Dr. Joe Rossillion, of the Freshwater Biological Research Foundation, speaking at two-day conference discussing the future of water. Conference was sponsored by the Freshwater Society and the Water Awareness Consortium. Rossillion address was titled "Givens and Possibilities About Water in the '80s: Why We Should Be Concerned.”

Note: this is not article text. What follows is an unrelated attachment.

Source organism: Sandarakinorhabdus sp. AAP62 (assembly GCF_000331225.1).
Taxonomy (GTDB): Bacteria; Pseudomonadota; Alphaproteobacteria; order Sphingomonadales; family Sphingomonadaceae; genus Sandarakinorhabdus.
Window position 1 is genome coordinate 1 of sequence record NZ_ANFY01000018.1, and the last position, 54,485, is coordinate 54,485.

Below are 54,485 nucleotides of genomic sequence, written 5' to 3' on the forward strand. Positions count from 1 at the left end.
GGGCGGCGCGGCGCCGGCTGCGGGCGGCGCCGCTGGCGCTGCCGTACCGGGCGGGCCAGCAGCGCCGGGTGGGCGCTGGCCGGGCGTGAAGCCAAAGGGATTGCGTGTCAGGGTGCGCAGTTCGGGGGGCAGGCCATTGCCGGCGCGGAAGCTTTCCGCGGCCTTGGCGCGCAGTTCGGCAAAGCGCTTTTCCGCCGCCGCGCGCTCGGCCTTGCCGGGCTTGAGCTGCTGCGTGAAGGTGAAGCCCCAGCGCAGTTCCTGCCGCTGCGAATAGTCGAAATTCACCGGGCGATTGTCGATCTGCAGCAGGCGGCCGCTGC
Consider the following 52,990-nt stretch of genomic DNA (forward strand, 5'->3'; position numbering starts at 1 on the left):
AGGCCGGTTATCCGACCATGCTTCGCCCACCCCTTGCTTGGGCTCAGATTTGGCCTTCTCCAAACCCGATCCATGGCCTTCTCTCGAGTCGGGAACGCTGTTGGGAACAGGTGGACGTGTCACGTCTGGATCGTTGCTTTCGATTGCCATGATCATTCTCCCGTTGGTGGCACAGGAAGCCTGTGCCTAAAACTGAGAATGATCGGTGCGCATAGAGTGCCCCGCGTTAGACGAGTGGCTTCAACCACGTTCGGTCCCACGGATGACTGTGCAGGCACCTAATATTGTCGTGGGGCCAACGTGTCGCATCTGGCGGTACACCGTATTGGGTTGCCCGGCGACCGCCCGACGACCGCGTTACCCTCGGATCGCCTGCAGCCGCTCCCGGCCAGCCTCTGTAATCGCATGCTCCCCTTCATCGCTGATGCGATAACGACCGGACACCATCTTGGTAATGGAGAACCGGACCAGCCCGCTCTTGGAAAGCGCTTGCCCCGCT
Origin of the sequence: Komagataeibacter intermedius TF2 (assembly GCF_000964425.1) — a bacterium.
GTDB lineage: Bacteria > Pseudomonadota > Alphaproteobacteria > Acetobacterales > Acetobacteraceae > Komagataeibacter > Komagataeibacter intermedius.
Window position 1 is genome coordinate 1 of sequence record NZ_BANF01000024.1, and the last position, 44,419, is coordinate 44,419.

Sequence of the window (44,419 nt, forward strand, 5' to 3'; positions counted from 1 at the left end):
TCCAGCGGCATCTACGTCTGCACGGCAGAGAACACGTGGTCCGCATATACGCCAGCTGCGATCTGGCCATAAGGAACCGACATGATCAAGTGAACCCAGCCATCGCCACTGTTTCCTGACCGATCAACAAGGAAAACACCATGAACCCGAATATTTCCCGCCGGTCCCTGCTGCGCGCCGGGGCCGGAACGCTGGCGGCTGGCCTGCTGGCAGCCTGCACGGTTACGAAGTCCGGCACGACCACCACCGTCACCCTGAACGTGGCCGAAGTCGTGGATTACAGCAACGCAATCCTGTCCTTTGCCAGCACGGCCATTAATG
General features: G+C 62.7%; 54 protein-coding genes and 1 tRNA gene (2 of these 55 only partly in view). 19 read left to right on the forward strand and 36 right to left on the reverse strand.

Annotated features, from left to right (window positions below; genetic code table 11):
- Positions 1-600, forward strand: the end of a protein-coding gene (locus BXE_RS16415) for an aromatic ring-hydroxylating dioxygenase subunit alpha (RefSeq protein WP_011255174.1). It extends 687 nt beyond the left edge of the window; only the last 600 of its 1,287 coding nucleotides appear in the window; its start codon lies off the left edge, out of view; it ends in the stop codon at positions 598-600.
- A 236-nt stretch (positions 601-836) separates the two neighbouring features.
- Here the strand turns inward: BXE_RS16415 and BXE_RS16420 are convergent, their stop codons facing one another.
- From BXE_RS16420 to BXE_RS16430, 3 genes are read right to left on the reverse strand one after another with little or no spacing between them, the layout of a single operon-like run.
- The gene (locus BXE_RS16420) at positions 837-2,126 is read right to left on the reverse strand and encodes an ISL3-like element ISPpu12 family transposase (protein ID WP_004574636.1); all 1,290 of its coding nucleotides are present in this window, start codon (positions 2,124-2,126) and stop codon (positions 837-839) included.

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What I want to point out is that the only constant is change. The universe is changing constantly and everything must change with it anything that does not change becomes extinct or at least antique. And I think it's perhaps time for us to change our concepts are mine since about water. I don't suggest that they're obsolete yet, but they certainly are Antiquated when I was in graduate school. We had a professor one-time discuss with us the what he called the four basic truths and the four basic truth turned out to be truth with a capital T and A truth with a capital T and quotes and then they truth with a small tea and a truth with a small tea in quotes and what he was really talking about where facts real and perceived and attitudes towards those facts real and proceed. And that's really what we're dealing with primarily when we look at it with an historico perspective on water policy and water use in the United States. It's time for us to look at some of those perceptions and test them to see if they are really as accurate as they always as we always thought they were We used to believe that the water was an unlimited resource and there's always more where that came from. And now we're beginning to accept the fact and realise or realize and accept the fact that water is a totality it always has been there and always will be there. There isn't any new stuff. We're using the same stuff over and over again. My favorite expression that everybody gets tired of but me is that the water used in our coffee this morning was once in Cleopatra's bathtub. The reason I enjoy that so much as the concert just too late to hell out of me. That all of the available usable freshwater is less than 1% and comes to about 2,000 gallon per day for man woman and child in the world. And that today in the United States are in all industrialized countries were averaging our every juice is about 1800 gallon per day for man woman and child and it's estimated that by 1985. We will be using 2500 gallon per man woman and child. Makes it obvious very quickly that we're going to have to start using it differently. We are going to have to invent some new stuff. Steal somebody else's or reuse it. And although inventing new stuff is the Panacea that we always think of an industrialized Society. That's not as easy as it seems to be. Stealing from somebody else is always the quickest alternative but usually starts Wars. We had a lot of discussion about that last night especially was Steve honest. And so maybe the time has come for us to clearly. Evaluate the potentiality of recycling our water now. There's a little bit of the concept of a closed loop system. That's number one perspective. Do we have to re-evaluate Point number two is That water is clean. Pure all water under the ground is pure and safe to use. It's pristine all of those things water is a sewer water is Mother Nature sewer always has been always will be water is the universal solvent that everything in nature eventually ends up in water is dr. Hansen said last night then biologically breaks down to gas if the system is working and we it's time for us to begin to think of our water just like we think of a septic tank when that septic tank is in Balance doing what it does. Everybody is if not happy at least satisfied they become dissatisfied when the septic tank gets out of balance because it either causes problems to the neighbors or smells bad recreates disease Mother Nature's water does the same thing it's time for us to realize that basic element and work to maintain that balance. The point the third thing is that there's plenty where that comes from and there's enough for everybody and it's time for us to accept the reality that are use exceeds the normal system in water Mother Nature does a fine job if she can keep it in Balance, but are used now exceeds that normal balance population centers like Minneapolis-Saint Paul for example overload the system. And it takes Mother Nature all the way in the Mississippi River all the way down to Winona to get back to the same levels of particulate matter in the water that you had up north at the Grand Rapids. Which is not as good as it was where it started do it means when it leaves the state. It's not in the same condition. It was when it started up at Itasca. And if you assume that you have a decrease in each state the law of diminishing returns leaves a hell of a responsibility and some difficulty in New Orleans. In fact, the the difficulty in water quality and New Orleans is probably the reason why they have Bourbon Street. Although that's I don't have any proof for that. As long as we have overloads population overload, you're going to have pocket problems that need to be resolved second problem of exceeding toxics those things that we add to the water that are not natural that changed the balance for the mother nature doesn't know how to deal with her. The bugs can't manage or they kill the bugs and take the bugs out of balance. And if they are a cumulus those things that don't degrade then they just lay there and continue the problem over a. Of time. 1/3 problem that exceeds normal balances he degree to which we pump the water up out of the ground. Hey, hi operation pumping system, whether it's very municipality or an irrigation system or what pumps to a higher higher level than the water seeping in from rain. If this is continue without some kind of relief you drop the water table places in the San Joaquin Valley where the ground is dropped 30 feet. And the fourth problem that the seating normal system is redistribution. Every time we redistribute water something happens. it may be good, but it may also have a negative effect and we really haven't spent the time in the past looking at the impact that's going to have when we bypass the sacramento-san Joaquin Valley bring all the water down from Northern California to southern part or whether we bypass convert all of the Colorado River and move it to assist the southwestern States forever positive factor this a negative factor and these need to be evaluated. All of these things that I referred to are not necessarily bad. The important thing is to understand when the imbalances occur and how to maintain or re-establish that balance. Another misconception, we've always thought is this water is mine. It's under Mile and it runs through my property. We're just now beginning to accept the concept but there is no such thing as private water as long as things like acidity in the atmosphere affect. Everybody's water as long as somebody has some need for the water down blow. It has some prior rights there really is no such thing. I suppose the only private water you have is that what you got inside you? And the minute you go in the other room you not make it public water again and its public responsibility. And we're going to have to re-evaluate the whole question of riparian Rights prior rights licensing and everything else and I think philosophically the final thing that we're going to have to look at and changing our mindset about water is the old concept what I want. I need get rid of all the rest of it. Better discussion last night about West Texas and I remember with Amusement when I was down in Houston visiting with some folks and I had two people sitting at my table one of them from Houston who was complaining about the fact that Euston is used to be once every 6 to 10 years Houston would have as minor Flood now because it's dropping because the flow has changed every year. They have a major flood in Houston. And this person said we got to do something we got to get that water out of here. At the same time there was a lady from West Texas sitting at the same table who was saying, you know, we really got a problem in West Texas. We don't have near enough water to reduce the stuff that we need to produce. When do you think it'll be possible to dig that ditch up to Canada and get that Canadian water? And I said somehow I got a feeling it's a tide is going to go over like a pregnant pole-vaulter with Canadians. And I don't think they're that sympathetic about West Texas and yet here these two folks with two completely different problem and didn't realize they were talking about the same water the same question. If you got a problem with water in Houston, Texas instead of going all the way to Canada. So we've got to change our minds about let's get rid of it water that an excess of water isn't necessarily bad. Maybe it's maybe it's a storage What I was supposed to talk about today, we're giving some possibilities. What are some of the Grievances I see them for the 80s? First of all, we're going to need more water. That means if we use more we're going to Mother Nature's going to have less time to clean itself, which means we're going to have to help we're either going to lower our quality of water to help Mother Nature clean it up. Secondly, if we need more water, we're going to start causing more and more little Wars. little disagreement The governor of Wyoming that says about the people in Omaha needing water Over My Dead Body. Those kind of things are going to keep arising the question of what happens in Minneapolis-Saint Paul. If we have a drought and we decide that we need more water and Northern Minnesota has it all do we just go get one other thing one other given I think on the question of meeting more water is someone once said of for every difficult question, there's an easy answer and it's always wrong and I'm sure we'll pick a whole bunch of those. In an effort to quickly resolve the problems. other given for the 1980s I think you can assume that new quantities of contaminants will occur. And those contaminants will either be biological overloads as a result of the overloading of our sewage system sewage treatment plants, which will increase the level of not only organic material but chemicals. Nutrients into the water or we're going to see and a greater accumulative chemicals cropping up not necessarily because they're being dumped but because they're starting to to solidify and stratify and places and they become more obvious Great Lakes are an example of that. We had a nice seminar 3 years ago from dr. Richard Thomas for the center of inland waterways in in Canada, and he was talking about where all of the chemicals and metals. We're compiling packing up in the great white following the the water flows through the lakes that are at this is starting to build up here in the pcbs are building up here in the Mercury's building up over here in Erie or in St. Clair. And he said as a result, you're going to find over the next five or ten years and increase level of these materials in the fish which even make may make it prohibitive to eat those fish. Now all of a sudden we're trying to see the information the newspaper that says boys are seeing increased levels of those materials and fish in the Great Lakes and what the hell's happening, we're going we don't get this stop. It's just building up the level that we see it and we'll find more and more of those. As as the deckers. another given for the 80s Is the concept of potable water I think everyone in this room agrees with the concept everyone is entitled to potable water everyone you go any place to say that everybody knows this. Everyone's entitled potable water. And yet in the world today is 70% of the people do not have water that meets EPA acceptable standards minimal standards Doctor Drew said last night someplace have as many as seven hundred chemicals in their water and he was talking about maybe one of the Necessities we would have would be if you can't lower the level of of nitrogen in the water. You just have to say don't feed the nitrogen. Don't feed that water to babies use other water. That truly test the concept of everybody and title of potable water. And noticed when I say everybody's entitled to potable water. I didn't say all water should be potable. One of the problems with the 208 water quality act and said buy 1983 or 85 or something. All Waters. The United States should be physical and swimmable. Is that probably they never were And I don't think we can ever do it. And so it makes it an impossible task. I think we might be better to take the charge all water should be usable and spend some time to finding what usable is and then establish standards for different uses as long as we have a whole bunch of people. We're going to be in Conflict on those two factors and we have to make allowance for that conflict lies were guaranteed to fail. The fact that everybody is entitled to potable water is also going to enhance the redistribution problem. As some people run out of but you're going to have to move it from someplace else. And of course the real question in the long run is going to be the whole question of cost risk. That's what dr. Deroos was talking about. When he said maybe you decide that the the other alternative is not to clean up the water but cannot use it. Those are they given for the eighties. What are some of the possibilities? If we don't change I think you'll see more and more potential quote Love. Canal is cropping up right now almost every state in the Union has some kind of Love Canal or other depending upon how great or how to what greater or lesser degree. You define that major problem underground toxicity underground contaminants. If we don't change I think our water wars are going to increase their inevitable. Are old standards are no longer applicable. And they're going to create natural confrontation. If we don't change our techniques we're going to see more and more salt overloading or ground sinkage. I just recently added at a seminar. I was a door a workshop. Someone made the comment that in the state of Minnesota in the next decade 75% of our Municipal sewage plants sewage treatment plants are going to become obsolete. And I can't believe that Minnesota is the only state in the nation to have that occurring. He went on to point out that it was really nothing we can do about it. We don't have the the money to deal with that at the time. That's one of the things we're going to have to address. If we do change what's going to happen, well, one of the advantages I to me one of the advantages of the whole running astronauts up into space is the concept change that occurred based upon the premise. There's more where that came from. Those astronauts got into a rocket went up into space for the first time man was put in the position. Where as far as water was concerned. There wasn't more where that came from. They had to use what they had and they had to use that and that alone keep it maintained the quantity that kept them alive and healthy and they brought that concept back down with them. And I think we'll see more and more self-contained concept. There's a company out in Denver now that puts out a system where you put a you bury a 1200 gallon tank in your front yard, not your fair share. I guess the assumption is you take the office as much as you bring back home and you maintain some kind of level and you recycle it it's on it's on a computer monitoring system, which is necessary to maintain quality constantly because if it goes out a quack and you didn't know what you'd be dead before you doing I suppose. What is a different concept? And when you accept the premise that in the state like Minnesota where the northern half of the state. the whole northern half geologically is is Non-functioning to septic tank septic systems because of the sand and gravel we're going to do something different than we've been doing in the past. I think we're going to have to look at more storage systems if we do change or a little bit more story systems where industry individuals store the supply of water. They use it's not necessarily unique there a plant's Toros got a plan in California that does at the Air Force Academy takes all their sewage with their Wastewater and use that for all of their irrigation an outside water the grey water system. So they cut the the use down by 20 down to 25% We're going to have to think differently, They're made that very popular in the early seventies and we've been kicking it around ever since I think it's time for us to also modify that asked him to say there's also no such thing as the cheap lunch. Because each year from now on food is going to have to get more expensive. And I know that's just terribly unpopular. But one way or another folks we're going to pay for it in Southwest the United States where they're building a multi-billion-dollar desalination plant to take the the salt level the saline level out of water from the Colorado River because it's been reused so many times were agricultural at the level of salt is so high that it no longer can grow things. Good point if you use the water that many times that's a good point. That's a plus. But that desalination plant that cost is not converted over to food. That's the subsidy and the point is who it is going to cost us more money. Now, we can subsidize it someplace else but if we're going to maintain any kind of water quality and still try to maintain high levels of production, which I think is also not there. It's going to cost some some place along the way and we may be about time. We begin to accept that a whole bunch of other countries have had to pay a whole lot more of the United States for a whole bunch of years. And I think part of that is because of our natural effluence. Are natural a Commodities the size of a country the small population you put those all together. We've been very lucky. And the truth is just catching up with us now. And now we're going to start catching up on the European nations and everything and just like energy quadrupled or more food is going to do the same thing in the next decade to come. What we need. Is time to think about the Cleveland said last night we who are free to think because we are not saddled with ongoing responsibility. I maintain that we need to separate Water Maintenance from Creative Design because those people today who are who are committed and assigned the task of maintaining our water and our water quality have such a tremendous task on their hand. They don't have time for long range creative thinking and if it isn't the same to anybody else that doesn't get done just the ongoing day-to-day job of keeping the shop open is taking up the time. So we need some creative way to think of how we going to pass these in the future with kind of Mines. We have something not to come up. The 1970s was the energy Decker the question arose early and we're just now truly addressing it. The eighties will be the water decade and I think we need to speed up the process of addressing yet because the next big one. In the 80s and the 90s is going to be food because energy water and food are all tied together and they're going to follow just as sure as day follows night. Thank you.